The Lego Ninjago Movie: One (Very) Small Step Back For Lego Movies

When I read the news that a movie was in development based on the Lego property, I knew for a fact that it would be awful. I knew it with every fiber of my being. We all did, don’t lie.

The Lego Movie has to be one of the biggest film surprises in quite some time.

Now I didn’t love it the way that most people seemed to, but there was still a lot of enjoyment to be found even for a cynic like me.

While it wasn’t a bigger surprise as an individual film, the fact that The Lego Batman Movie works just as well (if not better in my personal opinion) as it’s predecessor is still quite the shocking feat. To be fair, though, it did have the benefit of being based on a character that everyone already knows in addition to having the audience know Will Arnett’s particular incarnation of the caped crusader.

But how will The Lego Ninjago Movie fare with a wide majority of audiences not being familiar with the property?

The story takes place in the city of Ninjago, where the evil Lord Garmadon is constantly trying to take over. Luckily, a team of ninjas and their high-tech mechs save the day each and every time. What the citizens of Ninjago don’t know is that Lloyd Garmadon (hated in school for being the son of a supervillain) is actually the leader of the ninja squad, which causes him quite a bit of anguish. While Garmadon is building his greatest weapon in his evil volcano lair, Master Wu returns home to the ninjas. He explains that they won’t be real ninjas if they only use mechs, that there are special powers they need to learn to harness. He also tells Lloyd about the Ultimate Weapon and how he isn’t ready for it yet.

Garmadon arrives the next day with a giant mech that is essentially impervious to all of the ninjas’ attacks. As a last resort, Lloyd takes the Ultimate Weapon to face Garmadon. It turns out to be a laser pointer from the real world, and it summons a real life cat that begins destroying the city. Garmadon takes the laser and gets the cat to destroy all of the ninja mechs. Lloyd reveals his identity as the green ninja and exclaims that he wished Garmadon wasn’t his father.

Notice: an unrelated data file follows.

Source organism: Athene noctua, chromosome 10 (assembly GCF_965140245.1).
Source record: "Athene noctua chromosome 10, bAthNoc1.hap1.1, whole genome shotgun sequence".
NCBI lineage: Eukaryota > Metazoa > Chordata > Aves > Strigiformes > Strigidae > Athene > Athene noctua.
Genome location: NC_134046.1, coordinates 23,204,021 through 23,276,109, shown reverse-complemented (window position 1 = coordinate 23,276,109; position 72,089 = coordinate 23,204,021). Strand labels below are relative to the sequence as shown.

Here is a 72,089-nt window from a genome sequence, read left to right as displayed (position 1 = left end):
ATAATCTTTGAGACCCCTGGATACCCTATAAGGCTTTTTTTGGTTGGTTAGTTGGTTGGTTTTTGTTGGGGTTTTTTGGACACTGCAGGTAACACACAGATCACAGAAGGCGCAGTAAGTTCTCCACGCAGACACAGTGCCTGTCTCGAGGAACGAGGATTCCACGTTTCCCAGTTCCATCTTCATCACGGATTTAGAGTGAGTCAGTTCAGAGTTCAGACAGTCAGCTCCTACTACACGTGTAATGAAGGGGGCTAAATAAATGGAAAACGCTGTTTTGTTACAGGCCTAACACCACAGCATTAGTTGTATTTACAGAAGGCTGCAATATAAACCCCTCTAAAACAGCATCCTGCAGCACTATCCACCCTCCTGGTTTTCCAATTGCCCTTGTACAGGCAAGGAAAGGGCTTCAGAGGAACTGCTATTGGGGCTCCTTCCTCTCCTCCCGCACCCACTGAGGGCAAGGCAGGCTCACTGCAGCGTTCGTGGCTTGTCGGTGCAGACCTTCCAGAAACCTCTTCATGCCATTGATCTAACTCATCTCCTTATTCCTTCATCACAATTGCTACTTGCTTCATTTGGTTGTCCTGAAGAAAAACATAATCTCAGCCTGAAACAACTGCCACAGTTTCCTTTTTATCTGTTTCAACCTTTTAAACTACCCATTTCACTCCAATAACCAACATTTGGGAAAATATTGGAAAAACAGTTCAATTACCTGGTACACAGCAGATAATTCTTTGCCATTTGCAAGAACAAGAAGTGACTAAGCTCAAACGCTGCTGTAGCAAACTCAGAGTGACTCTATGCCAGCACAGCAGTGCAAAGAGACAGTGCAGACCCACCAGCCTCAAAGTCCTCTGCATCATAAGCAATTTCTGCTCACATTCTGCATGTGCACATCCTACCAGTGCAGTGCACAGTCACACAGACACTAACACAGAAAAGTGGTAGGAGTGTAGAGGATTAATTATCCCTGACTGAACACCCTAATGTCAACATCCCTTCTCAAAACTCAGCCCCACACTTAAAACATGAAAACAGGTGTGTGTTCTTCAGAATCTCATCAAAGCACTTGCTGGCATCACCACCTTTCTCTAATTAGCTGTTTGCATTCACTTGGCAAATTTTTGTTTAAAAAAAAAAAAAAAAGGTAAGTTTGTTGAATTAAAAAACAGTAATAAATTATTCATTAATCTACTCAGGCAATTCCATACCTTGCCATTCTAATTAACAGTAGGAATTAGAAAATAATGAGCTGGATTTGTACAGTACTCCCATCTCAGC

I won’t spoil the entire rest of the film, mostly because there’s no need to. Basically, there’s another weapon and a mission to retrieve it, and things don’t necessarily go as expected.

All in all, The Lego Ninjago Movie is pretty much on par with the previous two Lego film, but perhaps just one step behind them. Arguably the best and worst thing about this new franchise of films lies in the sheer amount of jokes they have. It’s usually pretty great because most of them hit, and if they aren’t hitting for you, they are definitely hitting for someone else. The problem with that is when the jokes are missing and dragging down a scene, you’ll still probably have to wade through ten more jokes before you get to transition anywhere else. A lot of this spaghetti sticks to the wall, but there’s more of it on the floor than I’d prefer.

Dave Franco voices Lloyd and puts a lot into it. He doesn’t get a role as campy as Will Arnett’s or as sincere as Chris Pratt’s, but he is able to balance the two out fairly well. The ninja squad is filled out by Michael Pena, Kumail Nanjiana, Abbi Jacobson, Zach Woods, and Fred Armisen. None of them really get much to do as individuals (Kumail probably gets the most one-liners and stands out because of it), but their presences are all helpful. Jackie Chan adds a lot of heart to his Master Wu, but the true highlight is Justin Theroux as Lord Garmadon, which is an incredible juxtaposition to my recent revisit of Mulholland Drive. Theroux voice performance here just might make for the best character of all three Lego films.

In the end, I’m not entirely sure that The Lego Ninjago Movie is a must-see for any demographic. If you’ve already loved the previous two Lego movies, then it’s definitely worth your time. If you’re an avid fan of animated movies in general, you should make time for this well considering the only mainstream animated film from this year that was better was The Lego Batman Movie. If the idea of (another) Lego movie doesn’t work for you, then I’d say you won’t miss out on too much by skipping this one.

The Lego Ninjago Movie: 6/10

Nick Potter

Co-founder of The Filmsmiths. Degree in Broadcast & Cinematic Arts with a minor in Cinema Studies from Central Michigan University. Pretty much the barbecue sauce of people but I'm doing my best.

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